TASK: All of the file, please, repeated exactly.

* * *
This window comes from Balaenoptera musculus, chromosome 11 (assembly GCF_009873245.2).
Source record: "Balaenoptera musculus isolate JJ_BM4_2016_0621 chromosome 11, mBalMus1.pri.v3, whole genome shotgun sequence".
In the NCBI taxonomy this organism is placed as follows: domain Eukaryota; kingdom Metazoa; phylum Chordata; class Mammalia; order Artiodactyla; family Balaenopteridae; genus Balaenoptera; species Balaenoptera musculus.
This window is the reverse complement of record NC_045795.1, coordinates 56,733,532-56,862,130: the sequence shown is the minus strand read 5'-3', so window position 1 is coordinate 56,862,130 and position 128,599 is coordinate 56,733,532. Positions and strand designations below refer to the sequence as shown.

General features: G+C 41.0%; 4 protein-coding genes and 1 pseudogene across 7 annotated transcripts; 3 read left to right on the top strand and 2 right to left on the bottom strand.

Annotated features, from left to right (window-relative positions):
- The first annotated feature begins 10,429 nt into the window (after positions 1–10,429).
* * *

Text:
This window comes from Balaenoptera musculus, chromosome 11 (assembly GCF_009873245.2).
Source record: "Balaenoptera musculus isolate JJ_BM4_2016_0621 chromosome 11, mBalMus1.pri.v3, whole genome shotgun sequence".
In the NCBI taxonomy this organism is placed as follows: domain Eukaryota; kingdom Metazoa; phylum Chordata; class Mammalia; order Artiodactyla; family Balaenopteridae; genus Balaenoptera; species Balaenoptera musculus.
This window is the reverse complement of record NC_045795.1, coordinates 56,733,532-56,862,130: the sequence shown is the minus strand read 5'-3', so window position 1 is coordinate 56,862,130 and position 128,599 is coordinate 56,733,532. Positions and strand designations below refer to the sequence as shown.

General features: G+C 41.0%; 4 protein-coding genes and 1 pseudogene across 7 annotated transcripts; 3 read left to right on the top strand and 2 right to left on the bottom strand.

Annotated features, from left to right (window-relative positions):
- The first annotated feature begins 10,429 nt into the window (after positions 1–10,429).